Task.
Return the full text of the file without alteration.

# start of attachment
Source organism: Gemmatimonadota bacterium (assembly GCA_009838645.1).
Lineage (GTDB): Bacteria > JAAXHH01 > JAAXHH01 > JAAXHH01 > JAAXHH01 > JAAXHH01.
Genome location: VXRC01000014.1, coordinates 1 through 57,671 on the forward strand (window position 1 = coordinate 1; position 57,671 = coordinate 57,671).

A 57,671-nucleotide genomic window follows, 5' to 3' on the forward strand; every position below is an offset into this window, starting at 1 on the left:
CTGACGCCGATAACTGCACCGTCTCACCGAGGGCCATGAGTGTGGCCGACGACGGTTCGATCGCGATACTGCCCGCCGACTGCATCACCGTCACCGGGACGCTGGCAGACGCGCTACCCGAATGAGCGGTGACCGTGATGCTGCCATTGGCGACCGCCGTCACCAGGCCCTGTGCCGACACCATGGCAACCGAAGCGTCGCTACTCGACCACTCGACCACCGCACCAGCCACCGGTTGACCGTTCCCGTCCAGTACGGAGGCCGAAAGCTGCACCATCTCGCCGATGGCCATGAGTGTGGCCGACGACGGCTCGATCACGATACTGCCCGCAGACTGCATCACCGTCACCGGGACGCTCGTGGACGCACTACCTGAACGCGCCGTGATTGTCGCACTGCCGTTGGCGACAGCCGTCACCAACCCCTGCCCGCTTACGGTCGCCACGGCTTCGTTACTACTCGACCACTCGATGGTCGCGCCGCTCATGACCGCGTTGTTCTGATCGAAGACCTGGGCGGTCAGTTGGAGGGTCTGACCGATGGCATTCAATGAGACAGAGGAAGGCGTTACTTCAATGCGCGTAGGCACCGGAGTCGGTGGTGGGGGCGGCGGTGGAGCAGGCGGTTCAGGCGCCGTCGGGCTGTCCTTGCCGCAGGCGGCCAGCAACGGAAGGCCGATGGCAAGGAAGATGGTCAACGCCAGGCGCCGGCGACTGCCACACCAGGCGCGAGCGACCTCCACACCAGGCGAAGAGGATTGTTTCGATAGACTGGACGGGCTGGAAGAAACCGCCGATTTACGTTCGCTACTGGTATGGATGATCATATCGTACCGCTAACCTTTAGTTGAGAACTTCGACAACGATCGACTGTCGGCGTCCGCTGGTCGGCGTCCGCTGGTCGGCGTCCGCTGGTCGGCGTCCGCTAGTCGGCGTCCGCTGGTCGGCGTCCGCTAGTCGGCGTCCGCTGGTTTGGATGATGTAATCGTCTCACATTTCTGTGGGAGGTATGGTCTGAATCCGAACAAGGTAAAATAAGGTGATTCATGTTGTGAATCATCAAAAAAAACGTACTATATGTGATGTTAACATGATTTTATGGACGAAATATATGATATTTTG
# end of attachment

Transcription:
Source organism: Gemmatimonadota bacterium (assembly GCA_009838645.1).
Lineage (GTDB): Bacteria > JAAXHH01 > JAAXHH01 > JAAXHH01 > JAAXHH01 > JAAXHH01.
Genome location: VXRC01000014.1, coordinates 1 through 57,671 on the forward strand (window position 1 = coordinate 1; position 57,671 = coordinate 57,671).

A 57,671-nucleotide genomic window follows, 5' to 3' on the forward strand; every position below is an offset into this window, starting at 1 on the left:
CTGACGCCGATAACTGCACCGTCTCACCGAGGGCCATGAGTGTGGCCGACGACGGTTCGATCGCGATACTGCCCGCCGACTGCATCACCGTCACCGGGACGCTGGCAGACGCGCTACCCGAATGAGCGGTGACCGTGATGCTGCCATTGGCGACCGCCGTCACCAGGCCCTGTGCCGACACCATGGCAACCGAAGCGTCGCTACTCGACCACTCGACCACCGCACCAGCCACCGGTTGACCGTTCCCGTCCAGTACGGAGGCCGAAAGCTGCACCATCTCGCCGATGGCCATGAGTGTGGCCGACGACGGCTCGATCACGATACTGCCCGCAGACTGCATCACCGTCACCGGGACGCTCGTGGACGCACTACCTGAACGCGCCGTGATTGTCGCACTGCCGTTGGCGACAGCCGTCACCAACCCCTGCCCGCTTACGGTCGCCACGGCTTCGTTACTACTCGACCACTCGATGGTCGCGCCGCTCATGACCGCGTTGTTCTGATCGAAGACCTGGGCGGTCAGTTGGAGGGTCTGACCGATGGCATTCAATGAGACAGAGGAAGGCGTTACTTCAATGCGCGTAGGCACCGGAGTCGGTGGTGGGGGCGGCGGTGGAGCAGGCGGTTCAGGCGCCGTCGGGCTGTCCTTGCCGCAGGCGGCCAGCAACGGAAGGCCGATGGCAAGGAAGATGGTCAACGCCAGGCGCCGGCGACTGCCACACCAGGCGCGAGCGACCTCCACACCAGGCGAAGAGGATTGTTTCGATAGACTGGACGGGCTGGAAGAAACCGCCGATTTACGTTCGCTACTGGTATGGATGATCATATCGTACCGCTAACCTTTAGTTGAGAACTTCGACAACGATCGACTGTCGGCGTCCGCTGGTCGGCGTCCGCTGGTCGGCGTCCGCTGGTCGGCGTCCGCTAGTCGGCGTCCGCTGGTCGGCGTCCGCTAGTCGGCGTCCGCTGGTTTGGATGATGTAATCGTCTCACATTTCTGTGGGAGGTATGGTCTGAATCCGAACAAGGTAAAATAAGGTGATTCATGTTGTGAATCATCAAAAAAAACGTACTATATGTGATGTTAACATGATTTTATGGACGAAATATATGATATTTTG